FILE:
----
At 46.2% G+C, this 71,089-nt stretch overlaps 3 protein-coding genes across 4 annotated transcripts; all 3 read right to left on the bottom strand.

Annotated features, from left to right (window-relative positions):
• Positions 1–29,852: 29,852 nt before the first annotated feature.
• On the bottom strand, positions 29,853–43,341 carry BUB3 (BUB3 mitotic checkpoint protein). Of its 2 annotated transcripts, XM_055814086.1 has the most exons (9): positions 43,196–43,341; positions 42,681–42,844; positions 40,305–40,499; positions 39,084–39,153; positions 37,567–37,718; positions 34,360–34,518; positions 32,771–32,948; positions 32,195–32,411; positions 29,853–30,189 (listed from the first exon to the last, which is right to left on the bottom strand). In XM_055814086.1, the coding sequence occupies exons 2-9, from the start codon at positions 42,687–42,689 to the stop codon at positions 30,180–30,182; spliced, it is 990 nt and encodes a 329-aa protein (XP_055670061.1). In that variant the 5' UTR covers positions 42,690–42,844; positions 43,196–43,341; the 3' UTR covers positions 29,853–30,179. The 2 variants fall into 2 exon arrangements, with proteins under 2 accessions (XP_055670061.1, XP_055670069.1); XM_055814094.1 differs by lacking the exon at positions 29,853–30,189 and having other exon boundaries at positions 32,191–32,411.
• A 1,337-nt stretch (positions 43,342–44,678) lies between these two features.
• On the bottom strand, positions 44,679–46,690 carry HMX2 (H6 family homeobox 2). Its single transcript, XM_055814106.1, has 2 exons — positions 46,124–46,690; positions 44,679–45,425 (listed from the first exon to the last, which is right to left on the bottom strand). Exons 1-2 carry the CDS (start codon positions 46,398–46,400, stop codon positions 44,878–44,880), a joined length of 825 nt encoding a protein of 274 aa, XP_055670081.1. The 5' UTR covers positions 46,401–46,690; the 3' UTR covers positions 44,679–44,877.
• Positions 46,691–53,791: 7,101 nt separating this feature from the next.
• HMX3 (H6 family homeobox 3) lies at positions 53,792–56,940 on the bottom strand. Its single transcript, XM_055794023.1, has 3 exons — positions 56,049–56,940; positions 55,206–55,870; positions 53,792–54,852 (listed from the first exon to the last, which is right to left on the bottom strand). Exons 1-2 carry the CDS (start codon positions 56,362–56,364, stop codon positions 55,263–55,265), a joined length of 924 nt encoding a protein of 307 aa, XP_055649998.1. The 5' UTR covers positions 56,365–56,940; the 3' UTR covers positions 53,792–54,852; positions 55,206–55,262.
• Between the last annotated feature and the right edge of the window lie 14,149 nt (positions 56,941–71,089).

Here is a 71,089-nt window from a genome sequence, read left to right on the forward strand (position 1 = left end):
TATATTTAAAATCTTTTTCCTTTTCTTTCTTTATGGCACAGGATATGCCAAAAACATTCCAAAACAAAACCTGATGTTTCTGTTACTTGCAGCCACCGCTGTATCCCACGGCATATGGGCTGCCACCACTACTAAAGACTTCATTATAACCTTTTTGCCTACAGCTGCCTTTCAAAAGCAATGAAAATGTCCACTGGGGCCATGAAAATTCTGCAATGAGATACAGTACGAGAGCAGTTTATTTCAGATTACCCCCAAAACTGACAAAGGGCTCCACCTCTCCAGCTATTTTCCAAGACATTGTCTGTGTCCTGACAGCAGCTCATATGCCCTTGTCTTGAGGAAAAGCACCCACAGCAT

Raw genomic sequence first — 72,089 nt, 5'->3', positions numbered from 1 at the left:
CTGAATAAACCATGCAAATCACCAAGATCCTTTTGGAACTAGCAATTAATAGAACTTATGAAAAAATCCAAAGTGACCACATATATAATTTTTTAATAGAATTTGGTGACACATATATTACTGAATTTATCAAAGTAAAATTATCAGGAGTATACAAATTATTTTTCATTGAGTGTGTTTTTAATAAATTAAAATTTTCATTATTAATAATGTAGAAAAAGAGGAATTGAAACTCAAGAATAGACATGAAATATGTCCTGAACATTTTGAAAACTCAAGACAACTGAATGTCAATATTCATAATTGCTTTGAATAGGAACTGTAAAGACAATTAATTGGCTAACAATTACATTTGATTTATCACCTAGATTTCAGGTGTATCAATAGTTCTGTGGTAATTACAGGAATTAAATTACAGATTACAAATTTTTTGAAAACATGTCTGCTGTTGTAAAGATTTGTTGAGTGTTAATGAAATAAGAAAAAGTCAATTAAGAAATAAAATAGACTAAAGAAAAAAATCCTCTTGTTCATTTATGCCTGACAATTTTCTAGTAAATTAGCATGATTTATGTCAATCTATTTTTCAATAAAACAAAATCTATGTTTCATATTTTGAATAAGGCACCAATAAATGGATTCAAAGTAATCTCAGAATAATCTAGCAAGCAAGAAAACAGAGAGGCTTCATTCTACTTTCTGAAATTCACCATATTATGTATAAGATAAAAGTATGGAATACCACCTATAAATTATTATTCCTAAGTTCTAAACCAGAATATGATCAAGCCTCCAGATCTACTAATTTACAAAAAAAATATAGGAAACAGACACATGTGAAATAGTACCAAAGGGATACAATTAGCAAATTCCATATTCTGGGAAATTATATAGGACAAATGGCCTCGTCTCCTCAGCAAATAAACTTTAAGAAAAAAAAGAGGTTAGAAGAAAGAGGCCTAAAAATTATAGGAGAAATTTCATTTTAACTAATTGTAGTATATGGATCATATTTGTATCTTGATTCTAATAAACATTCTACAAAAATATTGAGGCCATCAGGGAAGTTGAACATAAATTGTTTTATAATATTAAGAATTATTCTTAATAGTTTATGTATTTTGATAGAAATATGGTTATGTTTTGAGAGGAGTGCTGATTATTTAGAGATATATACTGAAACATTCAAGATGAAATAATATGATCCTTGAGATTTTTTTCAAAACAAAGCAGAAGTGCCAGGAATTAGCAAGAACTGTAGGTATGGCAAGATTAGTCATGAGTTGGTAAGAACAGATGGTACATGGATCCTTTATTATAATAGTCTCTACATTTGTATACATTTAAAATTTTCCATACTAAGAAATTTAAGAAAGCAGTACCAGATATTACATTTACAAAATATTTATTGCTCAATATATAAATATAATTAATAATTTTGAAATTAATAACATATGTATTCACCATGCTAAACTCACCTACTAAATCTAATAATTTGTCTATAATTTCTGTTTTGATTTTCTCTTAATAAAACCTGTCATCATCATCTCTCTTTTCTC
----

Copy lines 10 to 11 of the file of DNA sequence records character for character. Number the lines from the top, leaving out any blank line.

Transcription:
Here is a 71,089-nt window from a genome sequence, read left to right on the forward strand (position 1 = left end):
TATATTTAAAATCTTTTTCCTTTTCTTTCTTTATGGCACAGGATATGCCAAAAACATTCCAAAACAAAACCTGATGTTTCTGTTACTTGCAGCCACCGCTGTATCCCACGGCATATGGGCTGCCACCACTACTAAAGACTTCATTATAACCTTTTTGCCTACAGCTGCCTTTCAAAAGCAATGAAAATGTCCACTGGGGCCATGAAAATTCTGCAATGAGATACAGTACGAGAGCAGTTTATTTCAGATTACCCCCAAAACTGACAAAGGGCTCCACCTCTCCAGCTATTTTCCAAGACATTGTCTGTGTCCTGACAGCAGCTCATATGCCCTTGTCTTGAGGAAAAGCACCCACAGCAT